This analysis of the buy vs. build question facing telcos includes a mention of how the potential of future wireless technologies may be affecting the value of long distance companies: The author argues that there’s a debate among telcos over whether to buy long distance businesses as an entrée into the enterprise market or use other technologies to target other high-growth market segments. WiMax and 3G are big unknowns at the moment but have the potential to generate significant revenues for operators that choose to deploy them to target new markets.
A Lehman Brothers analyst suggests that Verizon’s planned MCI acquisition means the company will deviate from its aggressive wireless strategy, which will put a damper on potential growth. It’s hard to say if the acquisition will actually affect Verizon’s wireless strategy. On a side note, Verizon Avenue has also been a user of broadband fixed wireless. It’s certainly possible that Verizon can contine to focus on aggressive growth in its mobile business, while pursuing other broadband wireless as well as enterprise opportunities.
This piece briefly touches on WPA2, the latest Wi-Fi security mechanism, but also looks at what some say are shortcomings in security provisions built into WiMax: Some vendors are saying that the authentication scheme built into the WiMax standard is weak. They also say that DES 3, the encryption method supported by the standard is weaker than AES, another encryption method which is supported in WPA2. Apparently Intel has submitted a proposal for including AES in WiMax. It also sounds like some vendors may hope to support strong security mechanisms as a way to differentiate their products and attract security-conscious customers.
Unstrung has run an article looking at the shortcomings of the WiMax standard: The piece notes that the standard doesn’t support a specific method for delivering voice over IP, for example. Vendors will have to implement that support in their own manner.
Some of the shortcomings mentioned in this piece might be a problem if operators were actually expecting to mix and match customer premise equipment and base stations from different vendors. The feedback I’ve been getting is that for the first version of WiMax, which will be fixed, operators are expecting to have to use CPEs from their base station vendor. This really isn’t an issue for a fixed service. Operators can still buy from various vendors, they’ll just have to be sure that customers get a CPE from the vendor that supplies the base station they’ll communicate with. But interoperability that supports all promised services becomes important with a portable or mobile version because customers will have to receive a seamless service no matter which base station they attach to.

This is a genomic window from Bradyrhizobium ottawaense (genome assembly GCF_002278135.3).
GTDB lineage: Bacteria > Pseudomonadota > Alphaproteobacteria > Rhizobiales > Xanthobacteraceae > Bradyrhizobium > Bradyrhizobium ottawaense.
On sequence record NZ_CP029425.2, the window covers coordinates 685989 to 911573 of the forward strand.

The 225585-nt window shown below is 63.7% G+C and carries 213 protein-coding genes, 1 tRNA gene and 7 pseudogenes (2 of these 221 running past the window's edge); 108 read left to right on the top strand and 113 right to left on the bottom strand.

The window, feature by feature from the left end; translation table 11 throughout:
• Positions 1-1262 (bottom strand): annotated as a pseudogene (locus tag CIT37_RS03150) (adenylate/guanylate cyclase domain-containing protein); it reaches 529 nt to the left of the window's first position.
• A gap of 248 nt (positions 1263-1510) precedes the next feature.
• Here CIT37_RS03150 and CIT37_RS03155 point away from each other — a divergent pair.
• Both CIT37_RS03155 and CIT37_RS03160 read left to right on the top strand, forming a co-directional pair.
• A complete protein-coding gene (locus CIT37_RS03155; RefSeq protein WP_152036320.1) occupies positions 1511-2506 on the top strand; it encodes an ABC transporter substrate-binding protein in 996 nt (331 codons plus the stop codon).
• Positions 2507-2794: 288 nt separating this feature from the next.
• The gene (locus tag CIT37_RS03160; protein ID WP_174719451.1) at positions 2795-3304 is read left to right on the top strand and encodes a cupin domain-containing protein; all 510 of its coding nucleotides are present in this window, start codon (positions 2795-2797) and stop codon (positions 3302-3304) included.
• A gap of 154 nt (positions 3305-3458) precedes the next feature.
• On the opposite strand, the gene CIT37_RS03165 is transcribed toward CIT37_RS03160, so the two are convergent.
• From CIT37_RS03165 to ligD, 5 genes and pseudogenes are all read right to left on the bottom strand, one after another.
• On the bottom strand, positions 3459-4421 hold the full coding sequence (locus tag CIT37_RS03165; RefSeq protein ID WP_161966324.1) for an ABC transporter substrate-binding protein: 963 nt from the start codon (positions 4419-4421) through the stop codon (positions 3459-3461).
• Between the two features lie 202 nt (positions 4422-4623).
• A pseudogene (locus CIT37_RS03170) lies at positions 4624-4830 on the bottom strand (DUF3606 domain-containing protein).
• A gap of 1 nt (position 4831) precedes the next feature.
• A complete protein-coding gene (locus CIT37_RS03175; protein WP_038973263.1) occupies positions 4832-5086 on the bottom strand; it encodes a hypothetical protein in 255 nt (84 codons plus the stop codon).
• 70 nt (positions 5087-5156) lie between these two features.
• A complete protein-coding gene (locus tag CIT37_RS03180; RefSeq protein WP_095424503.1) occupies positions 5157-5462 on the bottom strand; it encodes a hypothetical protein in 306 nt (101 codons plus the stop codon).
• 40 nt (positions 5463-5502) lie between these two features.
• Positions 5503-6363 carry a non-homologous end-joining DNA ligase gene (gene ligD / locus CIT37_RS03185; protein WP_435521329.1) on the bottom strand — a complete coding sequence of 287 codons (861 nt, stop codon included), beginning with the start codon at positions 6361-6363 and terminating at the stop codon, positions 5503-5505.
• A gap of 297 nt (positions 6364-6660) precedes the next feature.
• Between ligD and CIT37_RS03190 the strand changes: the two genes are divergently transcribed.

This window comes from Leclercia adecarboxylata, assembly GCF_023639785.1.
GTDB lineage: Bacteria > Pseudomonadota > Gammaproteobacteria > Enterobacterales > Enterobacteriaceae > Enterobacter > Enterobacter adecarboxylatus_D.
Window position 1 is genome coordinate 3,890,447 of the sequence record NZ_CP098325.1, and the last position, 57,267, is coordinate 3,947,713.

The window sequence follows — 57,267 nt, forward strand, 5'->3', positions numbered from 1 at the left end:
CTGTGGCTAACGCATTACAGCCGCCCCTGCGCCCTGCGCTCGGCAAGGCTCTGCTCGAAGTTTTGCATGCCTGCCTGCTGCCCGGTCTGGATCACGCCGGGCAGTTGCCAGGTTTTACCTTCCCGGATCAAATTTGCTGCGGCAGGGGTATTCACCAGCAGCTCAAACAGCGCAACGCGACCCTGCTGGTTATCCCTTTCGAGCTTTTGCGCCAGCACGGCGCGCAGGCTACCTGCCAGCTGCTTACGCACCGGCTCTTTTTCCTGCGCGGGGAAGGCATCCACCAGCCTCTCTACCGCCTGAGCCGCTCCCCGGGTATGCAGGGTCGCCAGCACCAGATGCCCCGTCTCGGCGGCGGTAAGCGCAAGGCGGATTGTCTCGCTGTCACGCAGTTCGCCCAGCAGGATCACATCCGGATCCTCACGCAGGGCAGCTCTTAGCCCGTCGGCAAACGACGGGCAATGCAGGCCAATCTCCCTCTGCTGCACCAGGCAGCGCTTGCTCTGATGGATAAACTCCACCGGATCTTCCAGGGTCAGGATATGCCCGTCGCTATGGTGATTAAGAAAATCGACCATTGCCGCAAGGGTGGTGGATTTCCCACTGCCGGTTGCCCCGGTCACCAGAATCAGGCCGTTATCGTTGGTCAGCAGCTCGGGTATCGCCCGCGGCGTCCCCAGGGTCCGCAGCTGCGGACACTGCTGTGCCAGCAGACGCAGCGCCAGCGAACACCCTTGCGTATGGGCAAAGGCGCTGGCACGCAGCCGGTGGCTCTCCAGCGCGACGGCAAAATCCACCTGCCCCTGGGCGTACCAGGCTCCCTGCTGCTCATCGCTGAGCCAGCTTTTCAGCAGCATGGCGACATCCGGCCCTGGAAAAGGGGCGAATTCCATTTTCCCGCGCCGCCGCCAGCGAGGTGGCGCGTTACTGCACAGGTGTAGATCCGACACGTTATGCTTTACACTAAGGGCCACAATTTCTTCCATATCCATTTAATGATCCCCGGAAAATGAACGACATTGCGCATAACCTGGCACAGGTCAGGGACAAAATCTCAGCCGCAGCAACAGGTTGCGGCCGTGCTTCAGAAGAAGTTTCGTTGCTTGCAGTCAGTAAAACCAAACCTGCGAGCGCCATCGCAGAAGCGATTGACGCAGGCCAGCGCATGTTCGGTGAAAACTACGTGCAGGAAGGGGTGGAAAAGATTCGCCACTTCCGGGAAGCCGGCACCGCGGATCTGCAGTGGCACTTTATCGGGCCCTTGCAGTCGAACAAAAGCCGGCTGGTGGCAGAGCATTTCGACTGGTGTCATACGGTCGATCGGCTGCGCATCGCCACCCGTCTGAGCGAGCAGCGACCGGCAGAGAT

SimbaNet, an operator in Kenya, is building a network using equipmet from Cambridge Broadband: It sounds like SimbaNet uses a wide variety of technologies to deliver broadband services to customers. Cambridge is a member of the WiMax Forum.
An analyst from Ovum wonders if mobile WiMax might be a solution for mobile operators beyond 3G: But he says that it’s just too early to determine whether WiMax might make a good option, given that the mobile WiMax standard is still a ways into the future and because other technologies are also contenders.
I’m suspicious that the mobile version of WiMax will have some very real shortcomings compared to technologies that were architected for mobility. WiMax was initially built to be a fixed solution. The decision to try to add mobility came later. The most efficient application of WiMax will be a portable service; one that allows customers to access the network from a laptop from various locations around town. Other networks, such as the 3G networks, should be used for applications that require actual mobility, like automotive services or applications onboard trains.
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Alcatel will sell Alvarion gear with its own label (the press release isn’t posted yet but should be some time soon): This news follows another recent announcement from Alvarion that Lucent will integrate Alvarion’s BreezeMax equipment into its portfolio. Interestingly, the Alcatel announcement doesn’t specifically mention which Alvarion products it will OEM, but refers to Alvarion’s “WiMax-ready” solution. BreezeMax is the line that Alvarion typically touts as being based on WiMax.
At the same time, Alcatel said it will run pilot deployments for TDF, a French broadcast service provider, and RATP, the Paris public transport agency.
Alvarion is busy in France. It is also supplying equipment for Altitude Telecom, an operator that owns a nationwide 3.5 Ghz license in France.
Adaptix is supplying a broadband wireless network that will cover the ShiJinShan area of China: Adaptix, which refers to the system as “pre-WiMax,” said the network will be built on a cellular architecture for full coverage of the area. Adaptix also says this will be the first “pre-WiMax” system in China, although I suspect that’s debatable. I’m not entirely clear how close this network is to WiMax given that the press release also refers to it as a wireless mobile broadband network platform, and as we all know, WiMax isn’t yet mobile.